Rejuvenating Solar Flare Termination Shocks as Particle Accelerators
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|1st Author:||Bin CHEN|
|Published:||4 May 2020|
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In many space and astrophysical plasma contexts, large-scale shock waves are considered as one of the principal sites for accelerating charged particles. One of the most well-known shock types on the Sun is that driven by a coronal mass ejection. Another type of shock, known as a "termination shock", may be present in the close vicinity of a flare magnetic reconnection site. In numerical simulations, such a shock can form at the top of the flare arcade. It has thus been suggested to be the source of the above-the-looptop hard X-ray (HXR) sources and might have the signature of a slowly drifting type-II-like radio bursts (Ref. ). Although often mentioned in the context of particle acceleration, and these termination shocks frequently appear in flare cartoons they have received rather limited attention in the literature. Such a lack of popularity is, in part, due to the paucity of convincing observations.
In Ref.  we used observations from the VLA, operating at 1-2 GHz, to image a type of radio burst called a "stochastic spike burst" with simultaneous high temporal and spectral resolution. The radio centroids outlined a dynamic structure located at the ending point of fast plasma downflows and above a hard X-ray looptop source (Figure 1), interpreted as the termination shock front. A disruption of the shock was found to coincide with the reduction of both radio and HXR flux, indicative of the role of the shock in electron acceleration.
Shock Compression: The Split-Band Feature
In Ref.  we have extended our work on this event to a detailed study of the so-called "split-band" feature: in the spatially-resolved radio dynamic spectrum, one can see two closely spaced lanes with slightly different frequencies (Figure 2(A)). Such features have been previously observed in type II radio bursts associated with CME-driven shocks (Ref. ). Among other theories, one interpretation attributes the higher frequency lane to the shock downstream region with a higher density, and the lower frequency lane to the shock upstream region with a lower density. This follows from the density dependence of the plasma frequency. The observed frequency ratio of the two lanes can be used to deduce the density compression ratio across the shock. However, in order to confirm this physical scenario and to probe the shock compression in detail, observations capable of simultaneously resolving both split-band features are required.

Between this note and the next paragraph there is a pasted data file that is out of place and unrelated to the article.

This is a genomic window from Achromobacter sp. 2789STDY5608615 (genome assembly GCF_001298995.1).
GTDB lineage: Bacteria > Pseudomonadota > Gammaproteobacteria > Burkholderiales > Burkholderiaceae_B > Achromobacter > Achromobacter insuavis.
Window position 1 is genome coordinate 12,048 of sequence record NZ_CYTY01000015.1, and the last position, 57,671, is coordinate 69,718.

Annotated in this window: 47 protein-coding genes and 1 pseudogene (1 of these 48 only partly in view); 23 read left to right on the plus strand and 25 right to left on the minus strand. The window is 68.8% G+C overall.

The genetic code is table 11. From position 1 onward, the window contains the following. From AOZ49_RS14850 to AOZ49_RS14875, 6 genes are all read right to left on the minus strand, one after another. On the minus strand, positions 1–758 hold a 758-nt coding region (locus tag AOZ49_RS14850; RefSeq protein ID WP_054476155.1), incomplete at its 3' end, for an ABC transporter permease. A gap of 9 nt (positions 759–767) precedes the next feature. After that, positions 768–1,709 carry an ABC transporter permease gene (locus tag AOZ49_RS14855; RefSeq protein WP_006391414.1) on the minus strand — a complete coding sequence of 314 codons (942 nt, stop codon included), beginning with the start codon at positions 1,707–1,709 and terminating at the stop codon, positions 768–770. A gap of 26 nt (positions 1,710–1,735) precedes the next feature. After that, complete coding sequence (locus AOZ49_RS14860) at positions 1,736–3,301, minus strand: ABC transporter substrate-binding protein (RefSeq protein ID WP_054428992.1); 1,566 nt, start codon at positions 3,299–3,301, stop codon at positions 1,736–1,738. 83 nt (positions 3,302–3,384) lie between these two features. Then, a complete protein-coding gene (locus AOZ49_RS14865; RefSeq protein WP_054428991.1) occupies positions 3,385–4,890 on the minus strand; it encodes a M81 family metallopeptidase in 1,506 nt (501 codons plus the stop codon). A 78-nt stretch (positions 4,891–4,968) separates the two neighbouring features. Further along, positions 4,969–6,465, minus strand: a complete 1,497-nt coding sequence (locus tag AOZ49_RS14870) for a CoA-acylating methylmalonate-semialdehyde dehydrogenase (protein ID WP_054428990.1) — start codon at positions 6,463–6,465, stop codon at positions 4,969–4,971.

Figure 2(B) shows the location of the split-band source centroids from the lower-frequency (red; presumably from the shock upstream) and higher-frequency (blue; downstream) lanes, respectively. They are mostly co-spatial with each other, indicating that they are likely associated with the same shock front viewed nearly edge on. Statistically, the high-frequency source is located at a slightly lower height than the low-frequency source by ~0.8 Mm (see Fig. 5 in Ref. ). This observation conforms very well with the shock upstream-downstream scenario: the high-frequency source with a higher density is located at the downstream side of the shock (toward the flare arcades), just below the low-frequency source with a lower density at the upstream side (toward the outflows). Similar to type-II-burst-emitting coronal shocks, the density compression ratio of the shock is found to be around 1.8, which corresponds to a shock Mach number of around 1.6 (assuming the limiting case of a hydrodynamic shock).
Resolving Shock Compression along Shock Front
With these observations, we are able to derive the spatial and temporal variations of the density compression ratio along the shock front, as shown in Figure 3. Interestingly, one side (+x in Fig. 3(C)) of the shock has a stronger compression than the other side. By comparing with MHD simulations, we suggest that the observed asymmetry in shock compression may be related to the dynamic shock being disrupted by fast plasmoids. Such interactions alter the shock geometry and change the effective fast-mode Mach number along the shock front. See Refs.  and  for observations and modeling of this process. simulations (Fig. 7 in the paper).
With these observations, we are able to derive the spatial and temporal variations of the density compression ratio along the shock front, shown in Fig. 3. Interestingly, one side (+x in Fig. 3(C)) of the shock has a stronger compression than the other side. By comparing with MHD simulations, we suggest that the observed asymmetry in shock compression may be related to the dynamic shock being disrupted by fast plasmoids. Such interactions alter the shock geometry and change the effective fast-mode Mach number along the shock front. For observations and modeling supporting this, see Refs.  and .
Solar flare termination shocks are likely present in the core flaring region and act as a particle accelerator, even in this weak, C1.9-class event. It remains to be seen whether or not these shocks play a major role in accelerating the bulk of nonthermal electrons. Radio imaging spectroscopy at decimetric wavelengths (around 1 GHz, corresponding to a plasma density of 109-1010 cm-3) - characteristic of the flare looptop regions - serves as an excellent new tool for mapping shock fronts in these complex regions and quantifying the shock compression. This technique, however, requires imaging with simultaneously high time and spectral resolution. Currently only the Jansky VLA provides such capabilities. But it is a general-purpose facility, meaning that one needs to compete with everybody else in astronomy for observing times during which a flare may or may not even occur! To make further progress on this topic, a solar-dedicated instrument with similar capabilities is required in the future, such as FASR.